The Art of Agile Risk ManagementSusan Parente
schedule 2 years agoSold Out!
In today’s world of fast paced technology and continually changing requirements and project scope, the need for Agile Project Management has greatly increased. Responding to this demand, the PMI® (Project Management Institute) launched a new certification, the PMI Agile Certified Practitioner (PMI-ACP)SM. The result of this fast growing certification is the creation of a new space where Project Management and Agile Practices for Software Development meet. This calls us to ask where do standard critical project management methodologies like Risk Management fit into Agile Practices.
This presentation details the methodology of Risk Management as it applies to Agile Project Management. It engages in the steps of Risk Management including: identifying, assessing and managing risks, while mapping these to Agile Practices. Most Project Managers are familiar with Risk Management and Agile, but how do these methodologies relate, and how can we use them to manage resources and do more with less on our projects?
What is Agile Project Management and when does it make sense to use it? How Risk Management relates to Agile and how it is incorporated into Agile Practices will be evaluated. Recommendations for implementing Agile Risk Management will be provided along with best practices and how organizations are putting this into practice.
Risk Management is not only a practice and discipline, it is an Art. Knowing the tools of techniques is not sufficient for success. The nuances of how Risk management is incorporated into agile practices are what generate project success. When requirements and environmental conditions are in flux, our ability to anticipate Risk and plan for it is critical to managing projects with agility.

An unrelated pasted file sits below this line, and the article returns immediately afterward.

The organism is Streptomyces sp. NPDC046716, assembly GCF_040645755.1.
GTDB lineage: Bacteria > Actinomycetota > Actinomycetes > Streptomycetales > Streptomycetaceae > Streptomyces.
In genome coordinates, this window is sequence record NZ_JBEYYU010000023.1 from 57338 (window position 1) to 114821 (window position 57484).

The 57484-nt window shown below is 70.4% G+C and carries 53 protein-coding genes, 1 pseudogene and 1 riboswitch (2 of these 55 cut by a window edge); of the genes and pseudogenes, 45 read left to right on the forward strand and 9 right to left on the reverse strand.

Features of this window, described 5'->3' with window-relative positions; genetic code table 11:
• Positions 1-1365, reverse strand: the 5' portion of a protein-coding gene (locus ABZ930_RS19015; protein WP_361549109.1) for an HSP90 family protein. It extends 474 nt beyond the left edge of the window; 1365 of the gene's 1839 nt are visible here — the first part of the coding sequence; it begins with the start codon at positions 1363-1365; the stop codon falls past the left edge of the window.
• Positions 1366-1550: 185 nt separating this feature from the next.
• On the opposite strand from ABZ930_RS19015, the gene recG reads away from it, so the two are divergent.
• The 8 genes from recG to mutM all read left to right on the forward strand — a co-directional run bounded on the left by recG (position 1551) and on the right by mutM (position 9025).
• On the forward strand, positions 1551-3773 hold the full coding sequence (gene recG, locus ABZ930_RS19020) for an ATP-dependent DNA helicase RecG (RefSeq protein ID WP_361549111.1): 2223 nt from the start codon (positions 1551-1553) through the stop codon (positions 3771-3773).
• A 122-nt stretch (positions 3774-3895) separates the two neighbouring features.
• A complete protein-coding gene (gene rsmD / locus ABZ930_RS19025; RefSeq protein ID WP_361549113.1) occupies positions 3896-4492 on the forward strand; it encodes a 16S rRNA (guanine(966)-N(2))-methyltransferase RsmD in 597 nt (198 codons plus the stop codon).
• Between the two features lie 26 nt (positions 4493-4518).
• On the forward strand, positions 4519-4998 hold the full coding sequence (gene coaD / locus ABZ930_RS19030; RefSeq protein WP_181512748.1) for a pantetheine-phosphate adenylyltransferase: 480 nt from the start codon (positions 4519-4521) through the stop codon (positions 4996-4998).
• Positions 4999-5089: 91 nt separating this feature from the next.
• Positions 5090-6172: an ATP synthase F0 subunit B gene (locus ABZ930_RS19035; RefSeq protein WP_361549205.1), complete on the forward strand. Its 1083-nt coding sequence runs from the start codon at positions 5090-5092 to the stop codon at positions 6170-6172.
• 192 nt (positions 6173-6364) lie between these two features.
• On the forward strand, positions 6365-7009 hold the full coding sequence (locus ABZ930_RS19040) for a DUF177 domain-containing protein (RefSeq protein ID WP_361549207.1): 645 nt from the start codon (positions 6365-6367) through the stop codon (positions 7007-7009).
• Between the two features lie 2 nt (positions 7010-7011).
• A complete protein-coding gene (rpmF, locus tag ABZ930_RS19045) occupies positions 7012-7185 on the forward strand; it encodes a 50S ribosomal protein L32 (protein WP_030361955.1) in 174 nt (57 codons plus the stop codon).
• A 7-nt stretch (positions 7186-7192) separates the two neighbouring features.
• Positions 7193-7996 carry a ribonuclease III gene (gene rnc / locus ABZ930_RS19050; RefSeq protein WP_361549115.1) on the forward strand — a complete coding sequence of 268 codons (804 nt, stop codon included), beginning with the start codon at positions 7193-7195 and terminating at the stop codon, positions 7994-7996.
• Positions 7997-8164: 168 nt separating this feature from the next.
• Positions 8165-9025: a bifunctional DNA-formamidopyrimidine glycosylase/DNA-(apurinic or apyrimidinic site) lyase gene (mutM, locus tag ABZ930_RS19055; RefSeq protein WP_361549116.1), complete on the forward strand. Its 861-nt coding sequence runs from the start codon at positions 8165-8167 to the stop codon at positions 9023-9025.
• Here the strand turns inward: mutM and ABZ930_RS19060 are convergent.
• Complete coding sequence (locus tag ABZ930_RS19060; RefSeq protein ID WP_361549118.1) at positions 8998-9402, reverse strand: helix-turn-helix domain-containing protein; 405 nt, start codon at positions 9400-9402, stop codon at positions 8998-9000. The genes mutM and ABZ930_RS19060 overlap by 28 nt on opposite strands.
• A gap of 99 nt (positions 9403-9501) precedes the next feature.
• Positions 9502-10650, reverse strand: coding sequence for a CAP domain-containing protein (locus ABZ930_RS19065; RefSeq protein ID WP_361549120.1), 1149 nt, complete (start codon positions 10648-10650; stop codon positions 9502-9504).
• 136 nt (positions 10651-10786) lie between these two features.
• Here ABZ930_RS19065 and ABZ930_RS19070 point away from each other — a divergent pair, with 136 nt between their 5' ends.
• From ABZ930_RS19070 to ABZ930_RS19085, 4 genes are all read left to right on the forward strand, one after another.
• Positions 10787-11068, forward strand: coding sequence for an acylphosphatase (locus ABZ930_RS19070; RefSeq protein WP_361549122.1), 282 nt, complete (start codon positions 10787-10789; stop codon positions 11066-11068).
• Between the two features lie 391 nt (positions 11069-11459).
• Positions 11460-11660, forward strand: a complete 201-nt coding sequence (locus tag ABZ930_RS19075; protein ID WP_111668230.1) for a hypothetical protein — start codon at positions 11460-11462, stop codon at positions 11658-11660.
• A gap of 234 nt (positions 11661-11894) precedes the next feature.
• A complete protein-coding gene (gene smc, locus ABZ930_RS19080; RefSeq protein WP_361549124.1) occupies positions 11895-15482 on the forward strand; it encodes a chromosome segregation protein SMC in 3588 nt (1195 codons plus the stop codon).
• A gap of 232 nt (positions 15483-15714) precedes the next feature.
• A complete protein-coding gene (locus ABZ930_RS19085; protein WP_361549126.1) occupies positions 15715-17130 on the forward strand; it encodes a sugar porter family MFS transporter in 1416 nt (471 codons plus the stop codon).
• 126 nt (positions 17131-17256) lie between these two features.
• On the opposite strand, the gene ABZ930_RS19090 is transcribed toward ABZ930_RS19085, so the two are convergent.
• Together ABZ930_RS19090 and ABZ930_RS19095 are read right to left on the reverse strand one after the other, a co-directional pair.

Agile Retrospectives -- Loops of LearningEarl Everett
schedule 2 years agoSold Out!
Developing and delivering software and systems is hard. Individual technical skills are not enough; delivery is a team sport. A weak team’s results range from slipped deliverables and missed opportunities, to failed projects, products, and organizations, all of which result in unhappy team members, stakeholders, and customers. If Team problems are overlooked, success will overlook the Team.
Peter Senge, in his seminal book The Fifth Discipline, described the Learning Organization. The Agile community has demonstrated that high-performing Teams must first become skilled in learning as a team. Having learned how to learn rapidly (i.e. become a micro-learning organization), they can deliver working software and systems, and deliver successfully, on-time, and repeatedly.
Agility is a mindset – a mindset that learns rapidly through effective use of feedback loops. In this interactive discussion, we will explore single-, and double-feedback loops, and how to use these effectively in your Team retrospectives, to help your Team grow into a learning organization, paving the way to true adaptability and great results.
“It is not necessary to change. Survival is not mandatory.” -- W. Edwards Deming
“Some people change their ways when they see the light; others when they feel the heat.” -- Caroline Schoeder
If your Teams are tired of feeling heat, come explore mechanisms that can help you learn to learn and see the light.